In Chaco Canyon, New Mexico, Indigenous people constructed more than a dozen monumental stone buildings, known as great houses c. AD 850-1150. The central question of much of my research has been: Why were each of the great houses built where they were? To help document the great houses in their landscapes, I photographed and created QuickTime VRs—dynamic, digital panoramic images. I developed a web site with maps, plans, QuickTime VRs, and text introducing each outlying great house:
Anasazi Great Houses
For a complete list of my Chaco publications and presentations, go to the Bibliography of the Chaco Research Archive
Designing Tribal Museums and Cultural Centers
Indigenous communities have established approximately 200 tribal museums and cultural centers in North America. What critical activities do tribal members and designers do to create culturally appropriate Indigenous architectures that meet needs of contemporary Indigenous communities? And how are Indigenous traditions honored during processes of designing? To address these questions, I interviewed tribal members, designers, and others involved in designing The Museum At Warm Springs in central Oregon. Interviews revealed that collaboration—within the interdisciplinary design team and between designers and Tribal members and contractors—was key. Tribal members shared cultural knowledge with designers who adapted to Indigenous modes of communication. Designers were sensitive to the landscape and committed to representing the Tribes and their world.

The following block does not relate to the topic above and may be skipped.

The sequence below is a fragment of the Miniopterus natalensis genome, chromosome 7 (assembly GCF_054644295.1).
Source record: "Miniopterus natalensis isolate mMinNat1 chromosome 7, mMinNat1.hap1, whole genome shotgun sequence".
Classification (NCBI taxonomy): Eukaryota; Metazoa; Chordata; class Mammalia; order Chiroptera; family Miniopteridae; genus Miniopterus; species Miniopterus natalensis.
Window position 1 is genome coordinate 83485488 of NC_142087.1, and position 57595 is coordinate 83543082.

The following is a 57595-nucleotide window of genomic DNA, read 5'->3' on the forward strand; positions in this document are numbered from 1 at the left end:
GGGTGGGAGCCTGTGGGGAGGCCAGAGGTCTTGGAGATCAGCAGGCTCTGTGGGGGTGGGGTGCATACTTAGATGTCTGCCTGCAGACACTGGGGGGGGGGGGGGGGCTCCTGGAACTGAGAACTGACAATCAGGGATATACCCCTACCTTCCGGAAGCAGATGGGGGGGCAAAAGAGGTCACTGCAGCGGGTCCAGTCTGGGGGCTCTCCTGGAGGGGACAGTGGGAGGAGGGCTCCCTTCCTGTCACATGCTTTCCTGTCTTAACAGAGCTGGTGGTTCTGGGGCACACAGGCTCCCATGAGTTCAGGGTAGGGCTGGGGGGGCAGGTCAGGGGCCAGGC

- 2007 McKinley Mixed-use Center, Tacoma, Washington.
- 2007 Huhugam Heritage Center Exhibit Spaces, Gila River Indian Community, Arizona.
- 2006 Bank Left Gallery, Tea Room, and Inn, Palouse, Washington.
- 2006 Tacoma: New Visions for the Brewery and Lincoln Districts, Tacoma, Washington.
- 2005 Schitsu’umsh Cultural Institute, Plummer, Idaho.
- Faculty Service Learning Fellow, University of Idaho, 2008
- Faculty advisor to second place winners of the national Leading Edge Student Design Competition for a sustainable arts magnet school in Los Angeles, 2002
- Graham Foundation Grant, Graham Foundation for Advanced Study in the Arts, “Chacoan Great Houses,” 2000
- Idaho Humanities Council Fellow, Idaho Humanities Council, “Chacoan Great Houses,” 2000
- Fine and Applied Arts Special Award, University of Illinois, “Siting of Anasazi Structures in the Landscape,” 1995